Printer Friendly

Encounter with a Sea Flea Ampithoeprolata in Port Melbourne.

Though amphipods are common in the sea, akin to insects on land and belonging to the same phylum, Arthropoda, they usually escape our notice as they are very small and occur in fine sand or within the water column where they live among algae. They are often called sandfleas, sandhoppers and side swimmers.

When we lift up stranded seaweed or sea-grass, we often see amphipods jumping in all directions. Similarly, if we move the damp leaf litter in the garden we are likely to come across the brown Talitrid amphipods Arcitalitrus sylvaticus (Haswell 1879) lurching to get back into the damp conditions necessary for their gills to absorb oxygen.

When the tide is low and a high pressure cell above makes the sea as smooth as satin, I visit the seashore to sieve for amphipods. Such times are ideal as there is no wind to ruffle the water in the look box', which would make it impossible to see features of amphipods and make photography difficult.

In 2009,1 encountered a large amphipod (Fig. 1) in Greenwich Bay, Newport, Victoria. As I looked at it through the microscope I nicknamed it Mr and Mrs Bigskirts on account of the large, deep coxal plates along the side of the body (Fig. 2). These plates are like shields protecting the proximal/upper parts of the two pairs of claws and five pairs of legs, or, as in amphipodal parlance, gnathopods and pereopods respectively. At that time, available literature provided no match fitting the description of Ampithoe prolata.

Since then, I acquired the scientific description of Ampithoe prolata (Hughes and Peart 2013) which belongs to the family Ampithoidae, and I have encountered an ovigerous female of the species deeply encrusted with 40-odd small brown eggs in seagrass in Hobsons Bay off Williamstown.

On 14 July 2018, a neighbour and I took advantage of ideal weather conditions and visited Port Melbourne. As we examined a clump of blue mussel Mytilus galloprovincialis planulatus stranded at the high tide mark by recent heavy seas, I observed the rear end and leg of a crustacean in the dark murky recess of a dead bivalve, Barbatia pistachio, attached to the mussels by a byssus thread. I dislodged a large amphipod from the bivalve using a soft brush and placed it into a glass look box. The amphipod was about 16 mm long and had a clump of milky brown fuzz adhering to the underside of her thorax. I realised with surprise that this fuzz was about 40 newly hatched juveniles (Fig. 3). Some of them measured about 1 mm in length and swam into the water column where I trapped them for later photography under a compound microscope. The species was readily identifiable as Ampithoe prolata by the characteristic pattern of brown spots and unpigmented blotches (Fig. 4). The species name refers to the elongate carpus of gnathopod 1 in the female (Fig. 5) and the especially long carpus in the male (Fig. 6).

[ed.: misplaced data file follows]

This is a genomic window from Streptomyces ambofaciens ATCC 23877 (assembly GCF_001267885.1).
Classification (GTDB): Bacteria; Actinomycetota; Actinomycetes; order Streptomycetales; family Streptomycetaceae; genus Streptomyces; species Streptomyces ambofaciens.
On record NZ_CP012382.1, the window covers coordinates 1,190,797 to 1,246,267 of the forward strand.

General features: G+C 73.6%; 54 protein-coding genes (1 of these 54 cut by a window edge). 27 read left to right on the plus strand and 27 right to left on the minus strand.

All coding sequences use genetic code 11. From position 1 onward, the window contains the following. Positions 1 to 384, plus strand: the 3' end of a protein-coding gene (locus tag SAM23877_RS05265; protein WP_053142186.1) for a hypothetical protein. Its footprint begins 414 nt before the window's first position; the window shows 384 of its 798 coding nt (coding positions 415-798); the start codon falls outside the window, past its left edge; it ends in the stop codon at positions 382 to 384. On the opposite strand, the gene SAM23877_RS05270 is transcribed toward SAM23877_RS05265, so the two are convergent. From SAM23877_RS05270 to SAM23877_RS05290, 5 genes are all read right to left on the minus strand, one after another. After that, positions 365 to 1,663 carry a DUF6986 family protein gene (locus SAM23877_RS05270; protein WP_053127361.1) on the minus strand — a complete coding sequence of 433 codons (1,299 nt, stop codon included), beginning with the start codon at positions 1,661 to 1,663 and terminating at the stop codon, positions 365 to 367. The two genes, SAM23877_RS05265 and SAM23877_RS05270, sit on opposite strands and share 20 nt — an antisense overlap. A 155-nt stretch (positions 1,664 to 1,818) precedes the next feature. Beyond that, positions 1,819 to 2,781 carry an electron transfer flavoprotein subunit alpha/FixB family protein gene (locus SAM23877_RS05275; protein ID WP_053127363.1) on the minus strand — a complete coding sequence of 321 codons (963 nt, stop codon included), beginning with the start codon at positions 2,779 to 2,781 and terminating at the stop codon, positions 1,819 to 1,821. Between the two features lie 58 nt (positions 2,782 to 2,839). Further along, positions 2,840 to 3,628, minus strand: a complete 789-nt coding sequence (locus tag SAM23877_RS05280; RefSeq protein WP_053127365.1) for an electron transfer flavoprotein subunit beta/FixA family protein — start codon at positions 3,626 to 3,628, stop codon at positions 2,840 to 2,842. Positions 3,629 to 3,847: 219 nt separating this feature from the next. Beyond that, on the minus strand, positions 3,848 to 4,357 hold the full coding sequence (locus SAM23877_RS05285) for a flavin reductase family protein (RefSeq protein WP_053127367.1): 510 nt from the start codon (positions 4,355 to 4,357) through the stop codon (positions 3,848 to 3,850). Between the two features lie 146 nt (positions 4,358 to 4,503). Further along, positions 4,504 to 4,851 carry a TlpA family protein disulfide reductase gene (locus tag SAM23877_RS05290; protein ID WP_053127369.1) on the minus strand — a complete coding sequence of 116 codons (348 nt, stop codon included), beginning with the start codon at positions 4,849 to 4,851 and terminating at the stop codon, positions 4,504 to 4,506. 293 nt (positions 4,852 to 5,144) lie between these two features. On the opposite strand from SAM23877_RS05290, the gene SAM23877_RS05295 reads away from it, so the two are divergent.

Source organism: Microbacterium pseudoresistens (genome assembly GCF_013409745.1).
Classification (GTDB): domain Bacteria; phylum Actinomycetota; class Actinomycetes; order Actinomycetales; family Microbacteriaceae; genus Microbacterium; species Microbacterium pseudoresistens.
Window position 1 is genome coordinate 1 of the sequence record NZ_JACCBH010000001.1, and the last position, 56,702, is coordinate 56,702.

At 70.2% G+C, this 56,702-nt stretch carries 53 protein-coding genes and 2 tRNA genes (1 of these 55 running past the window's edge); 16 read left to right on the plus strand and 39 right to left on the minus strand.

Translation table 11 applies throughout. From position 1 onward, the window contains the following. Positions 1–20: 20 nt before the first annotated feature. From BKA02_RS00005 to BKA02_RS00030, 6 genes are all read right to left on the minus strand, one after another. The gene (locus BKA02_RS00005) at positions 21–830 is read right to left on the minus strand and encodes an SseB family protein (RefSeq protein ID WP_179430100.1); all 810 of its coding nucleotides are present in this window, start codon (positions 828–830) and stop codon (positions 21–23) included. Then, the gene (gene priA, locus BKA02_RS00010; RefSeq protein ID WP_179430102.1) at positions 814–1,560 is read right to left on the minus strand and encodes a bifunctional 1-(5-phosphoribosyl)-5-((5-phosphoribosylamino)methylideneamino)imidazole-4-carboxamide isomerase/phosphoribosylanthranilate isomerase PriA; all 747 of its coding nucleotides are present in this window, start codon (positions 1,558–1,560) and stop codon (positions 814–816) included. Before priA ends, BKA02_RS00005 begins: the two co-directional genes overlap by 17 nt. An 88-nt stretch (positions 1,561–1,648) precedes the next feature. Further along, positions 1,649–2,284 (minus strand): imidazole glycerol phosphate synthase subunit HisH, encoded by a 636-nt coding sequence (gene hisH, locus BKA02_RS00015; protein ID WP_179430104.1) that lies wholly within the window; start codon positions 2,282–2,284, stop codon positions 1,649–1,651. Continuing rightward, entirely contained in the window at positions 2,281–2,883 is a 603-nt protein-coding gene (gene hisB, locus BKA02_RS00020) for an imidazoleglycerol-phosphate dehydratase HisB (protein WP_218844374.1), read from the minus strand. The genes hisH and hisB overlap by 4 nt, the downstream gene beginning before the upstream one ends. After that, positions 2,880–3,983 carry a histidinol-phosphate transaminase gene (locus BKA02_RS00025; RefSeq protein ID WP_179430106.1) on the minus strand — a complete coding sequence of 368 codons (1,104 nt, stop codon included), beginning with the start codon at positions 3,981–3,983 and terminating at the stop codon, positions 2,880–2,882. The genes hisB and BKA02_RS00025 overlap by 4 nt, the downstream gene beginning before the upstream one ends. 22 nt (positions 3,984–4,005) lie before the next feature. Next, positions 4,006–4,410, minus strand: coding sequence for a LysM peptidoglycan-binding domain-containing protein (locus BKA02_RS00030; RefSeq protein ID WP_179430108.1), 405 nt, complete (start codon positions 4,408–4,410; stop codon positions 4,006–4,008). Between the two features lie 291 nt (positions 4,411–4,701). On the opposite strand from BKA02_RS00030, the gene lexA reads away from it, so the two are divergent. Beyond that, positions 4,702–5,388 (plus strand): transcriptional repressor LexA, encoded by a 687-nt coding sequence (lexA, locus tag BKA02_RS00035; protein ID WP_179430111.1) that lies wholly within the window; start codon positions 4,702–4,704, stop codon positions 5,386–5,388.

After taking a few pictures, the adult female was returned to the water along with the mussel clump to which she was attached in the hope she and her young would survive.

In my experience so far, Ampithoe prolata is found in Heterozostera nigricaulis in sheltered areas in both muddy and not so muddy places such as Brighton, Williamstown, Newport and Port Melbourne, Victoria.

References

Hughes LE and Peart RA (2013) New species and records of Ampithoidae (Peracarida: Amphipoda) from Australian Waters. Zootaxa 3719, 1-102.

Barbara Hall

17 Davey Avenue Oakleigh, Victoria 3166
COPYRIGHT 2019 The Field Naturalists Club of Victoria Inc.
No portion of this article can be reproduced without the express written permission from the copyright holder.
Copyright 2019 Gale, Cengage Learning. All rights reserved.

Article Details
Printer friendly Cite/link Email Feedback
Title Annotation:Naturalist Note; Port Melbourne, Australia
Author:Hall, Barbara
Publication:The Victorian Naturalist
Geographic Code:8AUST
Date:Feb 1, 2019
Words:589
Previous Article:Ecological role of large mammalian predators in south-east Australia.
Next Article:You can save that spider!
Topics:

Terms of use | Privacy policy | Copyright © 2021 Farlex, Inc. | Feedback | For webmasters |